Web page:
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REUTERS, FOXNEWS, CNN, AP (USA)

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SALT LAKE CITY - Gun-rights advocates in Utah have offered six hours of training in handling concealed weapons for teachers, in the wake of the mass shooting that killed 20 children and six staff members at Sandy Hook Elementary School in Newtown, Connecticut.

On Thursday, about 200 Utah teachers flocked to an indoor sports arena for free instruction in the handling of firearms by gun activists from the Utah Shooting Sports Council – who say armed educators might have a chance of thwarting deadly shooting rampages in their schools, Reuters reports.

The move comes after the National Rifle Association (NRA) proposed placing an armed officer at each of the nation's schools. Instruction features plastic guns and a major emphasis will be for people who are facing deadly threats to announce they have a gun and retreat or take cover before trying to shoot, the Utah Shooting Sports Council told Foxnews.

Clark Aposhian, president of the Utah Shooting Sports Council, clarified the group’s stance on the presence of weapons in schools: "What we're talking about is not arming teachers," he told CNN, adding that locking doors and hiding behind a desk "just isn't doing it anymore." "We're simply not taking away that ability of lawful self-defense within a school."

Gun control activists have criticized calls to arm teachers and said efforts at curbing gun violence in schools should be tied to tightening firearms laws. Kristen Rand, legislative director for the Violence Policy Center in Washington, D.C., told Reuters: "We think it makes a lot more sense to prevent a school shooter from getting the gun in the first place."

“It’s a terrible idea,” Carol Lear, the chief lawyer for the Utah Office of Education, told the Associated Press -- arguing that teachers could be overpowered for their guns or misfire or cause an accidental shooting. “It’s a horrible, terrible, no-good, rotten idea.”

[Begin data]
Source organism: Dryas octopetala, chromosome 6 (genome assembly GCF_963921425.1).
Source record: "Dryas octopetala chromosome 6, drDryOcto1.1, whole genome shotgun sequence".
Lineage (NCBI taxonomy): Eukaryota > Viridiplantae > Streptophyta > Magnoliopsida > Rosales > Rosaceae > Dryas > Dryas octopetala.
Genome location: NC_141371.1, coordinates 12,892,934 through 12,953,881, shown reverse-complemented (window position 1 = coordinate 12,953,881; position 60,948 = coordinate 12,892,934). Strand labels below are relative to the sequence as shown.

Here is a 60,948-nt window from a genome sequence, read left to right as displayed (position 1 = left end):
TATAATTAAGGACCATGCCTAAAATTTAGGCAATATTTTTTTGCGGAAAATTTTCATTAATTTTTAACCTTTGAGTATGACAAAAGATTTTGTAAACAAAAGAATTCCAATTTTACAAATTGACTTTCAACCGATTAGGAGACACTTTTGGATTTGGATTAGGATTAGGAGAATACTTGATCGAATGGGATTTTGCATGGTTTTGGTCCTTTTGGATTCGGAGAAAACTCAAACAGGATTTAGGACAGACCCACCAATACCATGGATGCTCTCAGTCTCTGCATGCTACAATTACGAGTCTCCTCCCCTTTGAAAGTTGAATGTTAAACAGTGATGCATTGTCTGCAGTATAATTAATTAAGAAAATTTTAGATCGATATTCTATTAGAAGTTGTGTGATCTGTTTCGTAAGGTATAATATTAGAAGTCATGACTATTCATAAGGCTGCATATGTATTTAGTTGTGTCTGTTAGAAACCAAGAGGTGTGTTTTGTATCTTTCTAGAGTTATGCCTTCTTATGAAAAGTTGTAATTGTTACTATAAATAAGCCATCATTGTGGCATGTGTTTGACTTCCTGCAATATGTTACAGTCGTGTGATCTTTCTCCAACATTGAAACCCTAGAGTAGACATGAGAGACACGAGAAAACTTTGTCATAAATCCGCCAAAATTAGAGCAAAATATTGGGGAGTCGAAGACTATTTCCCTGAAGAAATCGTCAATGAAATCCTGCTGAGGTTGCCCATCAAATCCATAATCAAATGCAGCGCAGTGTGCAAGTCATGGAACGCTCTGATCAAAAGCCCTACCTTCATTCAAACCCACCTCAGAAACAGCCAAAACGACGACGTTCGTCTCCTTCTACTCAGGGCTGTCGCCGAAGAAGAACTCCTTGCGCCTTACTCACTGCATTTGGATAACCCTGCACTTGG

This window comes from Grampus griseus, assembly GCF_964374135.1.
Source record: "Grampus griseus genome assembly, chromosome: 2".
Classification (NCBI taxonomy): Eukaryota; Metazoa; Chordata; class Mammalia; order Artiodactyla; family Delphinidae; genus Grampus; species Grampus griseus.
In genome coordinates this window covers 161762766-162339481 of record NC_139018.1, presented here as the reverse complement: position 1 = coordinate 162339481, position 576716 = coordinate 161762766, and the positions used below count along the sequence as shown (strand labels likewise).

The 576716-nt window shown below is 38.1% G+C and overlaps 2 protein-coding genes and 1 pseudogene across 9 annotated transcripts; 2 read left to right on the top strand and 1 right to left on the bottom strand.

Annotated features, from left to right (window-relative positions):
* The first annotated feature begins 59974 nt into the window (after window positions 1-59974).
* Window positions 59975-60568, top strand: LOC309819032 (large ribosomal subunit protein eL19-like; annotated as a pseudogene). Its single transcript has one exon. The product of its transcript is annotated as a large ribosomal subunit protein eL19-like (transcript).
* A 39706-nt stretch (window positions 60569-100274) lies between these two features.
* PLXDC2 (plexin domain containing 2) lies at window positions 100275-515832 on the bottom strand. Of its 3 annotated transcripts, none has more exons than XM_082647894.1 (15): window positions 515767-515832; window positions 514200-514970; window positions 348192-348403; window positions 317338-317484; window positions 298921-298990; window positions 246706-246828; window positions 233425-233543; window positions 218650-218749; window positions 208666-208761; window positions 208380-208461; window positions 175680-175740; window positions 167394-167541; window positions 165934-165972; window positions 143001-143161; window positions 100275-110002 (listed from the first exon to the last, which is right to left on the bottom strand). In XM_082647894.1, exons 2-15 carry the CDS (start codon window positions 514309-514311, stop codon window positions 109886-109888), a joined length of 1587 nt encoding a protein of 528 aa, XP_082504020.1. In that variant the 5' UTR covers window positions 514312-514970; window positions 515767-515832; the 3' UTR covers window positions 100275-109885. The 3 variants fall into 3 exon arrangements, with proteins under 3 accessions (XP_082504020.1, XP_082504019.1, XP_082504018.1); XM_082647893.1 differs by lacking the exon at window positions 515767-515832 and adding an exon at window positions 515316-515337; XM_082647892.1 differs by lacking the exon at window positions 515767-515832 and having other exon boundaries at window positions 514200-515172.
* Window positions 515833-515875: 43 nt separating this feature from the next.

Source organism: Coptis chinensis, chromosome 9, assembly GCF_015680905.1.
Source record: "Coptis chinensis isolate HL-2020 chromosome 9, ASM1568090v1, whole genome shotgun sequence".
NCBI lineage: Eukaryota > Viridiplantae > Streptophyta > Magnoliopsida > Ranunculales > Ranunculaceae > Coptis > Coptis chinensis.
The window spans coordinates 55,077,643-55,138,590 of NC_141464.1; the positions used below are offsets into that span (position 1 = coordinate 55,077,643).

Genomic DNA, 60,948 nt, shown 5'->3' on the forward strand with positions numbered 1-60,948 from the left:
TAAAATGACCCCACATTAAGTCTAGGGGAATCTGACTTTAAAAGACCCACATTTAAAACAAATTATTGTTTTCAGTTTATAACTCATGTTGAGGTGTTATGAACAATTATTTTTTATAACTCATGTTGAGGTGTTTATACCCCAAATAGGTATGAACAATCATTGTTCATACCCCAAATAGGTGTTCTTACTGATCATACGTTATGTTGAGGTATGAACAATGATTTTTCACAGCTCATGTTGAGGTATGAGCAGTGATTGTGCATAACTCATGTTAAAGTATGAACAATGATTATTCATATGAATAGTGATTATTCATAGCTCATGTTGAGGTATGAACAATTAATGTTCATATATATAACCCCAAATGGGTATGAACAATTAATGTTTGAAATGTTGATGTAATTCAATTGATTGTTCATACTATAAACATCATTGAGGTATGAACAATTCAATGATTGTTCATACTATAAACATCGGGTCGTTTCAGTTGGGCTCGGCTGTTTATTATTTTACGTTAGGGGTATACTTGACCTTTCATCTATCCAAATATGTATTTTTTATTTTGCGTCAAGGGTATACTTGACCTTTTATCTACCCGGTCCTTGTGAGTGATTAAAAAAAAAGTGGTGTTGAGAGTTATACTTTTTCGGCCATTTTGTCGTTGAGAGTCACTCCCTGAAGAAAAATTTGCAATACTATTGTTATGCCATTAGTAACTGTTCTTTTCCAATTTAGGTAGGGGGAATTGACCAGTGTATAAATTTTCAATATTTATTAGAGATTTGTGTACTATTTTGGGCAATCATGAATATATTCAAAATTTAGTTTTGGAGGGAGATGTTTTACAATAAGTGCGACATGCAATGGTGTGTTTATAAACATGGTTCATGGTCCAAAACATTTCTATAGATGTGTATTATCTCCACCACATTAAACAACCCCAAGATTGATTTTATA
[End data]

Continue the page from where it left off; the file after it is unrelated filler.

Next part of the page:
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Geopolitics

Why The 'Perfect Storm' Of Iran's Protests May Be Unstoppable

The latest round of anti-regime protests in Iran is different than other in the 40 years of the Islamic Republic: for its universality and boldness, the level of public fury and grief, and the role of women and social media. The target is not some policy or the economy, but the regime itself.

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-Analysis-

The death of 22-year-old Mahsa Amini in Tehran on Sept. 16, after a possible beating at a police station, has sparked outrage and mass protests in Iran and abroad. There have been demonstrations and a violent attempt to suppress them in more than 100 districts in every province of Iran.

These protests may look like others since 2017, and back even to 1999 — yet we may be facing an unprecedented turning point in Iranians' opposition to the Islamic Republic. Indeed newly installed conservative President Ibrahim Raisi could not have expected such momentum when he set off for a quick trip to New York and back for a meeting of the UN General Assembly.

For one of the mistakes of a regime that takes pride in dismissing the national traditions of Iran is to have overlooked the power of grief among our people.

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